The Economic Survey 2018-19 paints a dismal picture of the national economy. Official figures show that the economy grew at an average rate of 3.29 pc in fiscal year 2018-19 against an ambitious target of 6.2pc set in last year’s budget.
The sector-wise growth rates are: agriculture: 0.85 per cent (against target of 3.8pc), industry: 1.4pc (against target of 7.6pc) and services: 4.7pc (against target of 6.5pc). Total revenue at Rs3,583.7b (9.3pc of GDP) showed almost zero pc growth in July-March 2019, while growth in total expenditures was 8.7pc. The fiscal deficit was recorded at 5pc of the GDP, compared to 4.3pc in the corresponding period last fiscal. In the words of the survey, “Decelerated performance of total revenues primarily was due to marginal growth of 1.8pc in tax revenues and negative growth of 16.7pc in non-tax revenues.”
Revenue collection efforts proved equally futile. The Federal Board of Revenue’s tax receipts from July-April 2019 remained at Rs2,976b against Rs2,922.5b in the corresponding period last year, registered growth of 1.8pc. Actual tax collection during the first 10 months of the year remained at 67.7pc of a revised target of Rs 4,398b. But on the other hand, provincial revenue collection rose by 1.5pc from July-March 2019. On the expenditure side, the government’s total expenditure increased by 8.7pc from July-March 2019 to Rs5,506.2b (14.3pc of GDP) against last year’s spending of Rs5,063.3b (14.6pc of GDP). Current expenditure posted growth of 17.7pc to Rs4,798.4b (12.4pc of GDP). The federal and provincial governments’ current expenditures grew by 19.9pc and 13.7pc respectively during the period under review.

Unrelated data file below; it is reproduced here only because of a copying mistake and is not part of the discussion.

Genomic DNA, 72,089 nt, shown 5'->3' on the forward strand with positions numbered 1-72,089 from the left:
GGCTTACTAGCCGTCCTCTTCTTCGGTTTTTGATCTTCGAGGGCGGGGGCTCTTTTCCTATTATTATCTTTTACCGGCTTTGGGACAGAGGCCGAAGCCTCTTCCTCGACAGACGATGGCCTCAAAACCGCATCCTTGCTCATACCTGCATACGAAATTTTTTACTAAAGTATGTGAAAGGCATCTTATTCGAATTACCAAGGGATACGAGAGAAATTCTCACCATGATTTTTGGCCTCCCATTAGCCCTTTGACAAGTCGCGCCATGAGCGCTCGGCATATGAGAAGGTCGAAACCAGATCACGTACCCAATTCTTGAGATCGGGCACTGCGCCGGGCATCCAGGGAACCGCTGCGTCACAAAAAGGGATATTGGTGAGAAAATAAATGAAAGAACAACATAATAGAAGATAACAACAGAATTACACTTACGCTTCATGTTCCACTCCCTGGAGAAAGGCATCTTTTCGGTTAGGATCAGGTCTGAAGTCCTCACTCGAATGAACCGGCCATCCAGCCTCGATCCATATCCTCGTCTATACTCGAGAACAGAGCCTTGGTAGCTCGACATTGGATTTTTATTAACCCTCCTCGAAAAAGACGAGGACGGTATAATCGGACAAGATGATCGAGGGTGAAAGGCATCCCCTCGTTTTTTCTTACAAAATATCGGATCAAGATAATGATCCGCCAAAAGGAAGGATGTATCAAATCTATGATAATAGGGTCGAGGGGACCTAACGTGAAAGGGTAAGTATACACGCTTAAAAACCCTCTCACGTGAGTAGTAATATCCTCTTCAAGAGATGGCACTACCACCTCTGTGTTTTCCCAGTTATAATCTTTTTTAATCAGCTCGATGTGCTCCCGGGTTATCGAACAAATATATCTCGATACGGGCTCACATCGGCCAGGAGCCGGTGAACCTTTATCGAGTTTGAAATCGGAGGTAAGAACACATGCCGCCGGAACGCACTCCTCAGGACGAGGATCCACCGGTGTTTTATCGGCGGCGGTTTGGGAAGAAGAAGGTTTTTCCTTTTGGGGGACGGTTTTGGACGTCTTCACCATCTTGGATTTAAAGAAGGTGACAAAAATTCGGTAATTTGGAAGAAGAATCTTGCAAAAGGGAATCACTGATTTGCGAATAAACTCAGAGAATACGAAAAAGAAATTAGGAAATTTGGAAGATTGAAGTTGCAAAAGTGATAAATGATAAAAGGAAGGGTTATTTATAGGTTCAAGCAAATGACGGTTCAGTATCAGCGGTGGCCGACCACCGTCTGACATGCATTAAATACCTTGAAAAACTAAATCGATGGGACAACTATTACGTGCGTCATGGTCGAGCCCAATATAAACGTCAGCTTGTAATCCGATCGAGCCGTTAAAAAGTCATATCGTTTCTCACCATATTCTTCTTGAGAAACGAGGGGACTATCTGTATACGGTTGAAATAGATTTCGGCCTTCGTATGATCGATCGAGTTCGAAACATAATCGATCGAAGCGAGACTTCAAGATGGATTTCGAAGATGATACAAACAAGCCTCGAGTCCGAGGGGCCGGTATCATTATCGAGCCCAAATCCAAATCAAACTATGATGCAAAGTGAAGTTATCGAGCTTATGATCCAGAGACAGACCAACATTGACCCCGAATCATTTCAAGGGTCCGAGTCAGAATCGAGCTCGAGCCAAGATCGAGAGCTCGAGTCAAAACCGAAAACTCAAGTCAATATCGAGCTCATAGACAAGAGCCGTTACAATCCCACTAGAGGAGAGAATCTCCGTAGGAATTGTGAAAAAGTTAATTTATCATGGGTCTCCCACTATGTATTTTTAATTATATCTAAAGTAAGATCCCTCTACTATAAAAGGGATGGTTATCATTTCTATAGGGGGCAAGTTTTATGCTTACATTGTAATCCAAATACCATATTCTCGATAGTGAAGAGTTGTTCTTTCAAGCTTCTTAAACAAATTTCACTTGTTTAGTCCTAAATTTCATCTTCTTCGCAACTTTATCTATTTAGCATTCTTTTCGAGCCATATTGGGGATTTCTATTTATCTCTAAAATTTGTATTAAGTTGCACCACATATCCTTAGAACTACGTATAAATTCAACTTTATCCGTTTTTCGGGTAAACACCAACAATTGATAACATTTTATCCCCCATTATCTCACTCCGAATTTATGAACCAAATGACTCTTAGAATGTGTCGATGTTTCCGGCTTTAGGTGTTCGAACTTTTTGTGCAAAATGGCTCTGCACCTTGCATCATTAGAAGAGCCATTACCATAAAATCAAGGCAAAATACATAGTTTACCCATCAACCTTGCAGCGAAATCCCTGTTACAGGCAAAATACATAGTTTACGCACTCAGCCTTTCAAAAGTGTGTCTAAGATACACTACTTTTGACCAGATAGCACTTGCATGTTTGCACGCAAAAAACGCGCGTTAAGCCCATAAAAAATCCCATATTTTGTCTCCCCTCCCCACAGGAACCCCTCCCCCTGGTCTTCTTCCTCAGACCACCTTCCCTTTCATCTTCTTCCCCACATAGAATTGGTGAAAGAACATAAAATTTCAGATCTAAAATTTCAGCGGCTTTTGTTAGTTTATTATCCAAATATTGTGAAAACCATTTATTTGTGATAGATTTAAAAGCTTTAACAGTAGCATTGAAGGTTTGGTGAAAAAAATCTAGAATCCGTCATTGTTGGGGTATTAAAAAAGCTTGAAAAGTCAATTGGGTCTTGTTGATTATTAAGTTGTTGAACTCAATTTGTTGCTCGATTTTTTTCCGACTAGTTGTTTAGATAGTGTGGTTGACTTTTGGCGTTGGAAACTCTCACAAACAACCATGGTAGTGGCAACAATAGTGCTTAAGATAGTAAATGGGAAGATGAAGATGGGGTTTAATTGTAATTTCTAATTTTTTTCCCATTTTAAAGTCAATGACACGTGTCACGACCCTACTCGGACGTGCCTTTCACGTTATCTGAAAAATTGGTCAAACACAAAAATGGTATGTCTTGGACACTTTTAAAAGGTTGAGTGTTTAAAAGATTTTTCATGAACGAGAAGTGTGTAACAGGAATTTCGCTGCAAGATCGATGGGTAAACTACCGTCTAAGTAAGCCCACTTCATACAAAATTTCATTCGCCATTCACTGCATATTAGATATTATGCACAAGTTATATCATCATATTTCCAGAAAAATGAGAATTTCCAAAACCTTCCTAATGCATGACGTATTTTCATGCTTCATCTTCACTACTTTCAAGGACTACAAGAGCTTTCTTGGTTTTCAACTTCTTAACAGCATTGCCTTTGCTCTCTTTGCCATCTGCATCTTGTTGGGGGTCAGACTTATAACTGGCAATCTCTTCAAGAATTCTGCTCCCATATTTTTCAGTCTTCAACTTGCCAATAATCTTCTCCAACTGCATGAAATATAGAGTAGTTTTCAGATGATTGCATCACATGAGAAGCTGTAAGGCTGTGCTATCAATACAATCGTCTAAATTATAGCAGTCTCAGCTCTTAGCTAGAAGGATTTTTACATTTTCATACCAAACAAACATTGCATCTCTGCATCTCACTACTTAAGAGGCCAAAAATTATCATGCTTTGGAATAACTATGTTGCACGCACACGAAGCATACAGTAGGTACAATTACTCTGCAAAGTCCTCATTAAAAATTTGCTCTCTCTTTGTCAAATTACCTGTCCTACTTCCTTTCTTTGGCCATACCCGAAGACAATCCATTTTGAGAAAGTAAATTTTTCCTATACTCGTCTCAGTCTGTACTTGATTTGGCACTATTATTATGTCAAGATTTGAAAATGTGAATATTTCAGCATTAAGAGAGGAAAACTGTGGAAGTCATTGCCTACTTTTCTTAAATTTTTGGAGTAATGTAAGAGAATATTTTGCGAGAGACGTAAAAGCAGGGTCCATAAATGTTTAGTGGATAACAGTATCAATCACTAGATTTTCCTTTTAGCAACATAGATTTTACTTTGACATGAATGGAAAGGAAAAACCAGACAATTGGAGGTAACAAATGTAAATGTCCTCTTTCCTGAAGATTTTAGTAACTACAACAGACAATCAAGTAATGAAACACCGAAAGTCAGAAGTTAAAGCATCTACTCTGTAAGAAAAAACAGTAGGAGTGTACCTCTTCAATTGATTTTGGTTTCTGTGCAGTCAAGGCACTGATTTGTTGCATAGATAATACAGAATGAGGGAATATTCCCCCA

Discouragingly, development expenditure took a hit and decreased to Rs655.9b this fiscal year as compared to last year’s expenditure of Rs993.3b, exhibiting 34pc negative growth against 23.6pc positive growth recorded last year. The Public Sector Development Programme (PSDP) share in total development expenditure stood at 88pc or Rs578.5b in the first nine months of the fiscal year. The same period last year saw Rs931.4b expenditure. This year’s PSDP expenditure saw a 37.9pc decline, while the last year witnessed 24.7pc growth in PSDP spending.
According to the Economic Survey, exports fell by 1.9pc despite exchange rate depreciation, while imports declined by 4.9pc. This helped in reducing the trade deficit by 7.3pc during July-April FY18-19, while it had shown an expansion of 24.3pc during the corresponding period last year. The current account deficit contracted by 27pc from July-April 2019, while it had expanded by 70pc in the corresponding period last fiscal year. Workers’ remittances played a major role in containing the current account deficit to 4.03pc of GDP.
Inflation witnessed a rising trend in fiscal year 2018-19. It increased to 5.8pc in July 2018 after remaining sticky at 5pc for two months, and rose to 6.8pc in October 2018 “due to an increase in gas prices”, the PES noted. From July-April 2019, headline inflation measured by the CPI averaged 7pc against the 3.77pc measured in the corresponding period last year “on the back of the prevalence of some underlying demand in the economy, as well as continued pass-through of exchange rate depreciation and higher fuel prices. The rising input costs on the back of high utility prices and the lagged impact of exchange rate depreciation is likely to maintain upward pressure on inflation during the remaining period of the current fiscal year.
Remittances saw an 8.45pc increase in July-April 2019, compared to 5.36pc last year, reaching $17.88b in the first 10 months of the fiscal year against $16.48b last year. Foreign investment dropped by 51.7pc in July-April 2019 to $1.377b compared to $2.85b in the same period last year. Foreign direct investment from China comprised 31.2pc of overall inflows compared to 60.5pc in the preceding year. However, China continued to dominate direct investment, followed by the UK and Hong Kong. A considerable decline in investment from Malaysia has been observed in this period. Overall, it is a depressing state of affairs, which requires renewed efforts to set things right and stimulate economic growth.